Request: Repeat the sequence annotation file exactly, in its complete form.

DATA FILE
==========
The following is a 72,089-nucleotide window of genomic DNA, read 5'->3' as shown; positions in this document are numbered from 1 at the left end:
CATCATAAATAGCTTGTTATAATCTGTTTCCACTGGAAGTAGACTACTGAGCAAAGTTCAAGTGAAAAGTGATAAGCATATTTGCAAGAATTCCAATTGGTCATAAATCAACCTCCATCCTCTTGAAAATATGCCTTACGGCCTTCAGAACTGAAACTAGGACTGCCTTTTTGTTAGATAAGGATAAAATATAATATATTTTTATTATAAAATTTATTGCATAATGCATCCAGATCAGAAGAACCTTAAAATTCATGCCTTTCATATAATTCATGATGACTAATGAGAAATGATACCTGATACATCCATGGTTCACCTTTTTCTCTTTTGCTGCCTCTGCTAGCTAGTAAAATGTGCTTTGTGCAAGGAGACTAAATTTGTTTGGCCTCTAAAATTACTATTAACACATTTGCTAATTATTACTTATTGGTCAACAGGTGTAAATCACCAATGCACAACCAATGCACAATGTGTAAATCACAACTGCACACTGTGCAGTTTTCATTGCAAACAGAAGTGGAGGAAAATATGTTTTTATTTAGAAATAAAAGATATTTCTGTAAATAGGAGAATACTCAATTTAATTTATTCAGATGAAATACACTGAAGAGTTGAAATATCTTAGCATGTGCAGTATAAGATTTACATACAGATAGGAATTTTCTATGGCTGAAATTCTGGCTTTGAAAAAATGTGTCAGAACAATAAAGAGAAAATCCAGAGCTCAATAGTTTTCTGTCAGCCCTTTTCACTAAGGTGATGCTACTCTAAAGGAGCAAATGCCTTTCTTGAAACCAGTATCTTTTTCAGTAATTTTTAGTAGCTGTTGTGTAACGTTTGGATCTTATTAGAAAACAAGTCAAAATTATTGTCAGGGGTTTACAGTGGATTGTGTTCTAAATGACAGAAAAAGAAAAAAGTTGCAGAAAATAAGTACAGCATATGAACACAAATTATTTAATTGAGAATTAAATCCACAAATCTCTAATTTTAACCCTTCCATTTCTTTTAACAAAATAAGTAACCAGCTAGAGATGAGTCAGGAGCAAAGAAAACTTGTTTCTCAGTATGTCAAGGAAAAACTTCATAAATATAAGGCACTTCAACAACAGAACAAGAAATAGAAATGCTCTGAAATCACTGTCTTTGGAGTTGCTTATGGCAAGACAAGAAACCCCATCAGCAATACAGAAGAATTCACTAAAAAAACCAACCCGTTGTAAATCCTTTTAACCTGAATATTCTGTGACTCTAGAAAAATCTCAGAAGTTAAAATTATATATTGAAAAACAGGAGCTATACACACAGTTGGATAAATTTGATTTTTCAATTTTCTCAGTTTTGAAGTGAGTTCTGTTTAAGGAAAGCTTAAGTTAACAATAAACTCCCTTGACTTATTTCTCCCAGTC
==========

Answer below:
The following is a 72,089-nucleotide window of genomic DNA, read 5'->3' as shown; positions in this document are numbered from 1 at the left end:
CATCATAAATAGCTTGTTATAATCTGTTTCCACTGGAAGTAGACTACTGAGCAAAGTTCAAGTGAAAAGTGATAAGCATATTTGCAAGAATTCCAATTGGTCATAAATCAACCTCCATCCTCTTGAAAATATGCCTTACGGCCTTCAGAACTGAAACTAGGACTGCCTTTTTGTTAGATAAGGATAAAATATAATATATTTTTATTATAAAATTTATTGCATAATGCATCCAGATCAGAAGAACCTTAAAATTCATGCCTTTCATATAATTCATGATGACTAATGAGAAATGATACCTGATACATCCATGGTTCACCTTTTTCTCTTTTGCTGCCTCTGCTAGCTAGTAAAATGTGCTTTGTGCAAGGAGACTAAATTTGTTTGGCCTCTAAAATTACTATTAACACATTTGCTAATTATTACTTATTGGTCAACAGGTGTAAATCACCAATGCACAACCAATGCACAATGTGTAAATCACAACTGCACACTGTGCAGTTTTCATTGCAAACAGAAGTGGAGGAAAATATGTTTTTATTTAGAAATAAAAGATATTTCTGTAAATAGGAGAATACTCAATTTAATTTATTCAGATGAAATACACTGAAGAGTTGAAATATCTTAGCATGTGCAGTATAAGATTTACATACAGATAGGAATTTTCTATGGCTGAAATTCTGGCTTTGAAAAAATGTGTCAGAACAATAAAGAGAAAATCCAGAGCTCAATAGTTTTCTGTCAGCCCTTTTCACTAAGGTGATGCTACTCTAAAGGAGCAAATGCCTTTCTTGAAACCAGTATCTTTTTCAGTAATTTTTAGTAGCTGTTGTGTAACGTTTGGATCTTATTAGAAAACAAGTCAAAATTATTGTCAGGGGTTTACAGTGGATTGTGTTCTAAATGACAGAAAAAGAAAAAAGTTGCAGAAAATAAGTACAGCATATGAACACAAATTATTTAATTGAGAATTAAATCCACAAATCTCTAATTTTAACCCTTCCATTTCTTTTAACAAAATAAGTAACCAGCTAGAGATGAGTCAGGAGCAAAGAAAACTTGTTTCTCAGTATGTCAAGGAAAAACTTCATAAATATAAGGCACTTCAACAACAGAACAAGAAATAGAAATGCTCTGAAATCACTGTCTTTGGAGTTGCTTATGGCAAGACAAGAAACCCCATCAGCAATACAGAAGAATTCACTAAAAAAACCAACCCGTTGTAAATCCTTTTAACCTGAATATTCTGTGACTCTAGAAAAATCTCAGAAGTTAAAATTATATATTGAAAAACAGGAGCTATACACACAGTTGGATAAATTTGATTTTTCAATTTTCTCAGTTTTGAAGTGAGTTCTGTTTAAGGAAAGCTTAAGTTAACAATAAACTCCCTTGACTTATTTCTCCCAGTC